Medicare Part D tagged posts

Medicare and Social Security Update:
What You Need to Know for 2016

Medicare beneficiaries received some good news during the recent federal budget negotiations. Due to the fact that there is no Cost of Living Adjustment (COLA) for 2016, coupled with an increase in Medicare Part B premiums, 2016 monthly Social Security payments would have been smaller in 2016. But a last minute budget deal prevented that calamity. The budget that passed and was signed by President Obama did not include any Social Security (COLA) increases, but it did remove or delay the Medicare Part B premium increases for the majority of seniors. The net result: most seniors will not see a decrease in their monthly payments.

Additionally, Americans receiving Social Security Disability payments were spared a potential 20 percent decrease for 2016 due to a long-standing deficit in the fund. That’s because, of the 12.4 percent combined employee and employer contribution to the Social Security trust funds only 1.8 percent is allocated to the disability fund. Congress alleviated some of the burden by increasing this contribution to 2.37 percent over the next three years, giving Congress time to come up with a long-term solution.

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Medicare Part D Users are Feeling the Squeeze

If concerns about being able to retain access to the correct medications to treat their mood disorders was not enough, individuals utilizing Medicare Part D must also be concerned about whether or not they can even afford to take their prescribed medications.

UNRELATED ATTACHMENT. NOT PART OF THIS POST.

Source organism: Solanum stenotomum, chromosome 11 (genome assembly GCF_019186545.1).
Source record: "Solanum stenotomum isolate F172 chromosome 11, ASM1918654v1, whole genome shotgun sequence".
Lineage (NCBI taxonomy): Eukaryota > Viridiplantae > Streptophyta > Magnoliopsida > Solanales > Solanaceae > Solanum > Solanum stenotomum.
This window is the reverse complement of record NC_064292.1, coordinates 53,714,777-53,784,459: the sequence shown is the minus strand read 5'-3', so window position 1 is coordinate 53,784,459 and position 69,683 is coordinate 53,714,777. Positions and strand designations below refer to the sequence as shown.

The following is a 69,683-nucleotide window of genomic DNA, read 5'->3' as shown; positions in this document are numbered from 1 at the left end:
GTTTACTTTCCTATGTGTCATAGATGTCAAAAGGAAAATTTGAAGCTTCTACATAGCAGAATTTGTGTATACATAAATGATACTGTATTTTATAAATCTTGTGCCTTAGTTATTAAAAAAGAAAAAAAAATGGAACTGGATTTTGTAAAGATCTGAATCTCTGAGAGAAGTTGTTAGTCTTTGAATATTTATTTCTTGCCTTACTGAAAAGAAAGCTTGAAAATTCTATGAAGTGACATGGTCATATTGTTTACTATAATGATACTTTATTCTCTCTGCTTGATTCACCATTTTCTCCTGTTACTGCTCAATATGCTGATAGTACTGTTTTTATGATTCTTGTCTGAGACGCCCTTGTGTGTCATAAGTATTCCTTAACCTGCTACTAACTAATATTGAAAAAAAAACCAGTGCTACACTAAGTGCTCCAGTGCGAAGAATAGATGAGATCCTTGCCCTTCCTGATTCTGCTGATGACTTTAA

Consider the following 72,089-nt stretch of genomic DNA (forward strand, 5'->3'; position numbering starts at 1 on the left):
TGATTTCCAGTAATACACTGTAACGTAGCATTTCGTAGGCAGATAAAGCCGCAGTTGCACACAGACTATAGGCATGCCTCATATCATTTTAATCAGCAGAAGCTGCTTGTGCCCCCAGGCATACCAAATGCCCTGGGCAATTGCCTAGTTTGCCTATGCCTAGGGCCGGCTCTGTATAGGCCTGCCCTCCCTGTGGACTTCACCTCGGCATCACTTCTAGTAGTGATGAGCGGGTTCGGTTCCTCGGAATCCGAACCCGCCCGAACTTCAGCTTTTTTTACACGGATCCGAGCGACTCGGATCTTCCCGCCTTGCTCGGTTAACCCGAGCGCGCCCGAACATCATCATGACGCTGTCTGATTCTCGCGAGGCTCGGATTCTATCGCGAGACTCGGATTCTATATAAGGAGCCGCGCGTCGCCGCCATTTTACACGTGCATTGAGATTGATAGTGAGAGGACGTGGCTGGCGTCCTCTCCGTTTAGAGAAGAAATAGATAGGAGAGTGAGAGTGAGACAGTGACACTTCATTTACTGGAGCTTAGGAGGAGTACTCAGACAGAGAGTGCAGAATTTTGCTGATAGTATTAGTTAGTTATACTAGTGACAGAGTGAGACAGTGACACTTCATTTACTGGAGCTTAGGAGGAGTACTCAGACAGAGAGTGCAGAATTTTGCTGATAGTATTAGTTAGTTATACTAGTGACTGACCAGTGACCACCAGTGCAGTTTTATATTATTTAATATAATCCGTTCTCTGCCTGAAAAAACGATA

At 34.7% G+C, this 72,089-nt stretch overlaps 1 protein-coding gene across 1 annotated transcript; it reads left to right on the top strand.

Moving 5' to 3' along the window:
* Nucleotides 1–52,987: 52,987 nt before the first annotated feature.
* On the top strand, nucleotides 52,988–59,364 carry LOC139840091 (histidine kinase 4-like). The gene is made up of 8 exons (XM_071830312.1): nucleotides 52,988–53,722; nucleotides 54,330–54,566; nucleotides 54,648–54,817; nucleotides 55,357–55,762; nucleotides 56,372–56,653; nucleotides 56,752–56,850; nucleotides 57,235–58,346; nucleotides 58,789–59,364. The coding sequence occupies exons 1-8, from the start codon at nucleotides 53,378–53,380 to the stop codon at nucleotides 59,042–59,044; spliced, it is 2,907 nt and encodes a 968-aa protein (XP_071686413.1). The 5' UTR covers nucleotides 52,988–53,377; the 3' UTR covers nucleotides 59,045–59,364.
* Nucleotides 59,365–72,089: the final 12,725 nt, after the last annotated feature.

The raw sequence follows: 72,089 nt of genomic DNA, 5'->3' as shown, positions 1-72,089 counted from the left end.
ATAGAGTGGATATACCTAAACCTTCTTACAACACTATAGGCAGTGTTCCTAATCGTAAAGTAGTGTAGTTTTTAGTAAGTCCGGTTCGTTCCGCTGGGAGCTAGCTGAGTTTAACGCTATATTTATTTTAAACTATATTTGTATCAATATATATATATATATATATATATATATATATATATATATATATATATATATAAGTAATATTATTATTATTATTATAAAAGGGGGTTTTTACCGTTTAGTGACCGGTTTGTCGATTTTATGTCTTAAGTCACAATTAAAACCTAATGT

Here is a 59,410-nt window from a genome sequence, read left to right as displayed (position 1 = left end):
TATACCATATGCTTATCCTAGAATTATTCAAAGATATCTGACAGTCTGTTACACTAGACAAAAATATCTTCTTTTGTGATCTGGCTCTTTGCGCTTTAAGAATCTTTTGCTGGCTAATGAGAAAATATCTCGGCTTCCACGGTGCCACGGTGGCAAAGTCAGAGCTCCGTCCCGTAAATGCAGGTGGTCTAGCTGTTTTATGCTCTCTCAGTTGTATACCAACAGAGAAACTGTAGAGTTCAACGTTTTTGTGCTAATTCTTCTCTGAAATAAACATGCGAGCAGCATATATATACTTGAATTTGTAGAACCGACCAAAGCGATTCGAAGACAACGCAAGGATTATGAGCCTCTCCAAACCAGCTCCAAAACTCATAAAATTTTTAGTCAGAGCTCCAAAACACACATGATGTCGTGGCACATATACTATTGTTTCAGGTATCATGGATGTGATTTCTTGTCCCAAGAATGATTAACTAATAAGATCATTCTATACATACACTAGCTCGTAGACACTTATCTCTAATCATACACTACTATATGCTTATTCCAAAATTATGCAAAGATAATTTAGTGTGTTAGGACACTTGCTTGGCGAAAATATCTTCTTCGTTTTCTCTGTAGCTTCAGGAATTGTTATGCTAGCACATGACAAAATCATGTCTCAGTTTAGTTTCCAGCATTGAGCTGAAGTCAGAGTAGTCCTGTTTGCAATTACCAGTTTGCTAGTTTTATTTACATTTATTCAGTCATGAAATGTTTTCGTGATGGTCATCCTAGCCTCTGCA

When Medicare Part D took effect in 2006, it arrived with mixed reviews. Today, according to a survey conducted by Medicare Today, 86% of seniors say they are satisfied with their prescription drug plan. One reason they site for the satisfaction is that the costs are reasonable. Given the way things are trending however, the Center for Medicaid and Medicare Services (CMS) may see satisfaction dip.

Cost related non-adherence to medication protocols is growing. The inability to pay for costly medicines causes patients to stretch out their prescriptions by skipping or taking smaller doses than prescribed. In in a recent Health Affairs study, (Medication Affordability Gains Following Medicare Part D Are Eroding Among Elderly with Multiple Chronic Conditions) seniors experiencing four or more chronic conditions reported a cost-related non-adherence rise from a low of 14.4% in 2009 to 17% in 2011.

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Speak Out About Potential Reductions to Medicare Part D Benefits